order but receives only a dozen or so at a time to sell
in his stores.
"In a way, it's a nightmare," Sharpe said. "It used to
be Beanie Babies, now it's Webkinz. You're always
running to the phone" with people calling to see if the
animals are in stock.
Sharpe's three girls - 9-year-old Katie, 6-year-old Lucy
and 18-month-old Julia - are hooked on the Webkinz
world. Sitting before the family computer in Severna
Park last week, they pressed their faces toward the
screen and the older two ticked off a list of which
Webkinz they want next.
Back in Harford County, Jake Reynolds already has four
other Webkinz besides Calvin (a lion, a tiger, a golden
retriever and a polar bear). He expects to get a black
bear for Easter and is hoping for a Webkinz windfall -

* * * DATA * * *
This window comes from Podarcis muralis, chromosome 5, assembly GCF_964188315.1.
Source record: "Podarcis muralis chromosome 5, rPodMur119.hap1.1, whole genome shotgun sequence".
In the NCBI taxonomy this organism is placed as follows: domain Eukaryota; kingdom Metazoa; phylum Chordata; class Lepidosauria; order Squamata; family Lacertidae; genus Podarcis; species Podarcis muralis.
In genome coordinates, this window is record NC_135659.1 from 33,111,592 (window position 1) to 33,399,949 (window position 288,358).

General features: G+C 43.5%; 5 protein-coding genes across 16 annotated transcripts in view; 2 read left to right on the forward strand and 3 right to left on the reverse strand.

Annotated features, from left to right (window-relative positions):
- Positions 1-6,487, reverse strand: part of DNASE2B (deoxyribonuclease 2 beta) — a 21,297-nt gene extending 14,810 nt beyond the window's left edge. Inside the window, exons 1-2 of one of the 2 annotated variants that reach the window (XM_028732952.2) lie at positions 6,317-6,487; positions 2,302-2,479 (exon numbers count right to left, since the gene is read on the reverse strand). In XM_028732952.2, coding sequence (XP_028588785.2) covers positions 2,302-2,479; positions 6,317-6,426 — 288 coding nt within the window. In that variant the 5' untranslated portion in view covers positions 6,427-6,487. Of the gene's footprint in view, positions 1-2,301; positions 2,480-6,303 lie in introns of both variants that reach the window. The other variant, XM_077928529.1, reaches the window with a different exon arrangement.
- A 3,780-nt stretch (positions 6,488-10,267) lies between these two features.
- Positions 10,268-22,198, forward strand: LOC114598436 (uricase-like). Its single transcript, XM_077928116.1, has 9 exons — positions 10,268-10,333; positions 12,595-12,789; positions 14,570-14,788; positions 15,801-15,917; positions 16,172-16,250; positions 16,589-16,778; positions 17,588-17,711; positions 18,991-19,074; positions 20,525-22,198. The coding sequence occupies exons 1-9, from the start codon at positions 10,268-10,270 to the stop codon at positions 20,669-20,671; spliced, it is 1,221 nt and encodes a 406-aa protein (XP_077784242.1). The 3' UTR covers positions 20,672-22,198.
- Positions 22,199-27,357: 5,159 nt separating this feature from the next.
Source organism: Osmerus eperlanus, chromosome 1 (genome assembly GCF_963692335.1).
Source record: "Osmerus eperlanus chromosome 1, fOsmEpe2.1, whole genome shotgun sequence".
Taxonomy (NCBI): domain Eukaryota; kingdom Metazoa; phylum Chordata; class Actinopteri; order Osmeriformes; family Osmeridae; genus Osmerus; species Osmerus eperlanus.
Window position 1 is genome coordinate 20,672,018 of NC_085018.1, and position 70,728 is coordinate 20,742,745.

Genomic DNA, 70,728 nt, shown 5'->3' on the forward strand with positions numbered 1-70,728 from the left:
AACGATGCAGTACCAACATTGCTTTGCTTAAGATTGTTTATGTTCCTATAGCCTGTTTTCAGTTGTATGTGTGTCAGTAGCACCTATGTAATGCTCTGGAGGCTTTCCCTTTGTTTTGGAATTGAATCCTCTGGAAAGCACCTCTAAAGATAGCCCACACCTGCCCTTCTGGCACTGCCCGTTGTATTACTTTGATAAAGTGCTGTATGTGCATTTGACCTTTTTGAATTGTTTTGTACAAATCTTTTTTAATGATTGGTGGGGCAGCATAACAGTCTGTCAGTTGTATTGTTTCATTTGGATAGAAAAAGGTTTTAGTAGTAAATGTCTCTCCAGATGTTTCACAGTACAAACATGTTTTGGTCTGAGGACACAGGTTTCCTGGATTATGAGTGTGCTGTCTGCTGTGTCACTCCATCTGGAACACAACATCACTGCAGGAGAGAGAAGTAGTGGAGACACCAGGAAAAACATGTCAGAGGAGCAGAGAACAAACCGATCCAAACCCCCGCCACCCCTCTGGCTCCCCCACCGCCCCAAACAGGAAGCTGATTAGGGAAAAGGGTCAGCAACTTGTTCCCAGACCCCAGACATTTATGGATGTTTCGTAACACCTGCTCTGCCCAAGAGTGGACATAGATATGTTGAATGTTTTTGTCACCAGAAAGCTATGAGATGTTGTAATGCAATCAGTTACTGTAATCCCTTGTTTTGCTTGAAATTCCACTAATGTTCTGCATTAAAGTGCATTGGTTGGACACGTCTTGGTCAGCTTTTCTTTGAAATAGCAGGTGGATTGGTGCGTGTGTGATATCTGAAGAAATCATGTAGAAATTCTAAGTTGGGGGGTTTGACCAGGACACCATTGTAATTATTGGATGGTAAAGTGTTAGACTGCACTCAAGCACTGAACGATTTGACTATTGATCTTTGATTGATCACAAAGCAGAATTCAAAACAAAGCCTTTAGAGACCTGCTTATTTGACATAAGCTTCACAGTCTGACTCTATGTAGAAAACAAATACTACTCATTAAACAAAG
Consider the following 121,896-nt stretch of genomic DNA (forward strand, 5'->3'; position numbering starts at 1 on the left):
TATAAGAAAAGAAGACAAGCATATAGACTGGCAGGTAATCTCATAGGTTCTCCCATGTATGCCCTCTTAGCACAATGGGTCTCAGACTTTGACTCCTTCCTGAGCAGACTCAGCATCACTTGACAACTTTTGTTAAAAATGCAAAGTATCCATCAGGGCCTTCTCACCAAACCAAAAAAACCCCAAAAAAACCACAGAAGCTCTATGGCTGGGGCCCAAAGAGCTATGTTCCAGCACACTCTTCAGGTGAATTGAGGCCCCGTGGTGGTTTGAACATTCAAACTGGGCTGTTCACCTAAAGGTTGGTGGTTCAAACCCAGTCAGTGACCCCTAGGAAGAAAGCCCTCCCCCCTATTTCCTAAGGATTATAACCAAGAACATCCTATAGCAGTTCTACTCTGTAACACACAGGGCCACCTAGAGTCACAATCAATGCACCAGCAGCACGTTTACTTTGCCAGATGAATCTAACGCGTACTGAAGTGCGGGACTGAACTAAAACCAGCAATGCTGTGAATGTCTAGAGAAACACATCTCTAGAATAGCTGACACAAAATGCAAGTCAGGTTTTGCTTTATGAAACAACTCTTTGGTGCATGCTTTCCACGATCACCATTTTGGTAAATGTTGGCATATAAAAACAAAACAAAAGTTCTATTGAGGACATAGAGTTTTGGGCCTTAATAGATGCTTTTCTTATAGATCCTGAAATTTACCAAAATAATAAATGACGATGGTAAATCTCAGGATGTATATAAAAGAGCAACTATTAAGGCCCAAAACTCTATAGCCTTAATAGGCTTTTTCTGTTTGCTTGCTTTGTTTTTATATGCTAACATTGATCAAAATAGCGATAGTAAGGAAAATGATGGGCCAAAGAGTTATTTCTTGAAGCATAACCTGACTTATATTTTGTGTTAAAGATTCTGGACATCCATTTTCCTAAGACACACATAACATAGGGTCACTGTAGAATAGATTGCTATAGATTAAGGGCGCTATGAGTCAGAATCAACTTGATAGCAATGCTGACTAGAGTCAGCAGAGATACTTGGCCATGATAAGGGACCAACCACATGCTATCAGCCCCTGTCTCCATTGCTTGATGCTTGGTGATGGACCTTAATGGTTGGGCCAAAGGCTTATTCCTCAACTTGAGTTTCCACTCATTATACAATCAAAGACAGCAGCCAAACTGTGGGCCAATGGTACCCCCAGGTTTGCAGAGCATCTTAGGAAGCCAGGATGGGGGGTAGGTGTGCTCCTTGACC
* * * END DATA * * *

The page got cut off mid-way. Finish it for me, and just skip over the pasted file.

maybe even the panda bear - for his June birthday. But
"The really cool Webkinz like the black lab are
impossible to get," Jake explains. "They just came out
with a Dalmatian, and it's already sold out in every
Ganz spokeswoman Susan McVeigh said the company was
"scrambling" to get inventory levels back on track after
having been "caught with a much, much greater than
"We just saw the opportunity to incorporate the
traditional plush pet component with something that kids
like to do so you talk to a new generation of fans,"
McVeigh said. "You've got to appeal to kids where they
are, and this is where they are."